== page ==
HomeInfrastructureGeotechnicalHastings line reopened after 20 days

Hastings line reopened after 20 days


The railway line between Tonbridge in Kent and Robertsbridge in East Sussex has reopened, having been closed since a landslip at High Brooms was detected by remote sensors in the early hours of Monday 1 February.

Since then, work has been taking place to protect the railway along a 150-metre stretch of cutting.

While the railway was closed, Network Rail took advantage of the situation and also repaired a potential landslip at the southern end of Wadhurst Tunnel.

Fiona Taylor, Network Rail.

Fiona Taylor, Network Rail route director for Kent, said: “It is absolutely essential that our railway is safe to travel on, and the work we’ve done will help to improve the resilience of this line for years to come.

“By working smartly, we have been able to accelerate some of the repairs needed on a nearby site at Wadhurst Tunnel. I am pleased that we were able to fully reopen the London to Hastings line on Saturday.

“This line, and several others across the Southern region, are unfortunately suffering from landslips caused by the higher than average rainfall during this and several recent winters. This is driven by the changes we’re seeing in our climate. We aim to detect these failures in advance, repairing them rapidly and safely as part of our plans to make our railway resilient for the future.”

A previous speed limit which was in place on the line has also been lifted, allowing faster journeys for passengers. Soil nailing will now be completed at the site, with the rail line open, to finalise the works.

BAM Nuttall used a ‘spider’ excavator to reduce the need for rope access on the steep slopes.

The slippage at High Brooms was picked up by remote sensors which had been in place following two previous smaller slippages in the same area. The permanent fix along approximately 150 metres of the 160-year-old cutting included re-grading it, soil nailing and placing 3,215m² of rockfall netting over the top to ensure no more slippage occurs. Over 5,000 tonnes of spoil was removed from the site to make the repair.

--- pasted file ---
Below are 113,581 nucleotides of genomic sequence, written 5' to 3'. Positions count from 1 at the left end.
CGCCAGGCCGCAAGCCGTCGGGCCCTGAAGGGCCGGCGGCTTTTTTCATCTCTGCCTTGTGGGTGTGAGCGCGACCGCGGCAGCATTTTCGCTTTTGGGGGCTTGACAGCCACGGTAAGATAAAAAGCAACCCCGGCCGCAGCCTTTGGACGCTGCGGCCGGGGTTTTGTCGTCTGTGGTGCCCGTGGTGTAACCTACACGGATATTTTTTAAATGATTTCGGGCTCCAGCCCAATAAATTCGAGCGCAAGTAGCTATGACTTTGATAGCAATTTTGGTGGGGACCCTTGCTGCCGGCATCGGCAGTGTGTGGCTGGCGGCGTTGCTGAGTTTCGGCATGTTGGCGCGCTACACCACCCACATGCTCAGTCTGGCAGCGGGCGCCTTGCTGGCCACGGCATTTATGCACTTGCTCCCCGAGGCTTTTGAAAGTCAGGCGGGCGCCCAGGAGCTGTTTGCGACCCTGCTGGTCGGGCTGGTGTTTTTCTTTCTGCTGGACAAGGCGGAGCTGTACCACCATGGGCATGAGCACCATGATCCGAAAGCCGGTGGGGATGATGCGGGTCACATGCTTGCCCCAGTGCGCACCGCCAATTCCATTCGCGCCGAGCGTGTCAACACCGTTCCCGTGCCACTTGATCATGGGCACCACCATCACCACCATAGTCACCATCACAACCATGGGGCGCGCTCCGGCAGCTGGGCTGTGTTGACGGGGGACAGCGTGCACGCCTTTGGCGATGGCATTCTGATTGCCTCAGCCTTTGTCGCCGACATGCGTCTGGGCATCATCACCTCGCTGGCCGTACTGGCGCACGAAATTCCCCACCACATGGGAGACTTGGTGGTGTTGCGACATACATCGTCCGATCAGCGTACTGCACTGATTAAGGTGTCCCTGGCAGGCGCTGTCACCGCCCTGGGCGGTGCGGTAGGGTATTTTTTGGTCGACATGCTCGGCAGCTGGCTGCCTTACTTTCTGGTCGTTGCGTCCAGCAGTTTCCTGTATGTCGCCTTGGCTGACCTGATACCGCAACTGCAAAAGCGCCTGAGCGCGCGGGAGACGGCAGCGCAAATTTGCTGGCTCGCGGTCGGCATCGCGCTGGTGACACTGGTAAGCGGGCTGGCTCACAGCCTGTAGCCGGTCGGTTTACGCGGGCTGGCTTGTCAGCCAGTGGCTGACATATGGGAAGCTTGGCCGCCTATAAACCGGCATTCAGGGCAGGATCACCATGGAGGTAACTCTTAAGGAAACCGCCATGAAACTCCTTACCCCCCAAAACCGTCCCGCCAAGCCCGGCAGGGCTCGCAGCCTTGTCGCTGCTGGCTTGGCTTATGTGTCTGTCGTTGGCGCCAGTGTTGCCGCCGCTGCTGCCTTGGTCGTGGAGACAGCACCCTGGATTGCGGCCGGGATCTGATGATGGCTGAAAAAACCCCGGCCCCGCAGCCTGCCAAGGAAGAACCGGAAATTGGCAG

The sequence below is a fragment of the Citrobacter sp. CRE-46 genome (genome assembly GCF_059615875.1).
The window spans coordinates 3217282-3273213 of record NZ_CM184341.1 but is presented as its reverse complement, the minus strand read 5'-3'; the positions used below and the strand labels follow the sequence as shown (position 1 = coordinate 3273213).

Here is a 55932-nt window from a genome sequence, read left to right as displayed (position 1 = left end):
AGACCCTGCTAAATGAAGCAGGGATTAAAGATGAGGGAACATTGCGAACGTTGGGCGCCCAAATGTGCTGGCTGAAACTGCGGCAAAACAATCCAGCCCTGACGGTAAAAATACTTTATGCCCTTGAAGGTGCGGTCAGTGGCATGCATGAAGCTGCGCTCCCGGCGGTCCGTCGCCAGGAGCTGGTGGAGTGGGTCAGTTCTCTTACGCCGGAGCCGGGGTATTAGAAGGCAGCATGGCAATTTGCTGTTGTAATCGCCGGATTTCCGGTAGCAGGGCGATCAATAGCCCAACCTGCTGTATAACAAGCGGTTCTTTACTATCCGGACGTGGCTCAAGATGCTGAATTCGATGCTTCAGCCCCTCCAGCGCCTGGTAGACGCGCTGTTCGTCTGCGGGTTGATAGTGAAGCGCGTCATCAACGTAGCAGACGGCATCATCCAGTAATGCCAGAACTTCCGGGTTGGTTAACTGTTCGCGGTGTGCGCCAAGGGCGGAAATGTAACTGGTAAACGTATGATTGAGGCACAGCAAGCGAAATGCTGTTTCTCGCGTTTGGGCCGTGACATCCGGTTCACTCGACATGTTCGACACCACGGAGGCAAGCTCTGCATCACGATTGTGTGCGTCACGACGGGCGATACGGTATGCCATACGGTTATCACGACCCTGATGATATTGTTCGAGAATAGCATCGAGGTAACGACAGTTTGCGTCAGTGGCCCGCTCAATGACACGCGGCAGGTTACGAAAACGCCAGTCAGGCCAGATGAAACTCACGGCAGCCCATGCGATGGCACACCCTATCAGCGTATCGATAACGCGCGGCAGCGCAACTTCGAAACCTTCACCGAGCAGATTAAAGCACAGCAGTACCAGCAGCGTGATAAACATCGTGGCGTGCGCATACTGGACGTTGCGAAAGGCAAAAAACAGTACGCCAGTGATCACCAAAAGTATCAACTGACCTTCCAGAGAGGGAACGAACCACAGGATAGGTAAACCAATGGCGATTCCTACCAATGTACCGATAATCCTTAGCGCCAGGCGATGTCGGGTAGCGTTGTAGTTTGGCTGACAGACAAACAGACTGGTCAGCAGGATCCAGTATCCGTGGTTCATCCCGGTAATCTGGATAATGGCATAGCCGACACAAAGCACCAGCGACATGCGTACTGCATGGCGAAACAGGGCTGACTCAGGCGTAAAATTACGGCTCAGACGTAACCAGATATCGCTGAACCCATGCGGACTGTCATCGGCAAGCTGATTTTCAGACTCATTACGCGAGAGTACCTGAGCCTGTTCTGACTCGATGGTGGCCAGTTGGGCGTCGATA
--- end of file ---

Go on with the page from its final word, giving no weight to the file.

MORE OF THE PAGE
Due to the complex nature of the local clay-based ground conditions, the team used a ‘spider excavator’ to reduce the need for rope access.

Huw Jones, BAM Nuttall.

Huw Jones, divisional director rail for contractor BAM Nuttall, commented: “This work demonstrates the ingenuity, responsiveness and broad-based skillset of our team. The nature of the soil conditions in this location meant that our ground engineering expertise was invaluable.

“Despite the current lockdown, a normal rail services in the South East is vital to the regional economy. Working hand-in-hand with our rail supply chain partners, we were able to get the line open again less than three weeks after the slip was detected. I’d like to thank the whole team for its dedication and commitment to excellence over this period.”

The Hastings line. (map created from OpenStreetMap project data, collected by the community)


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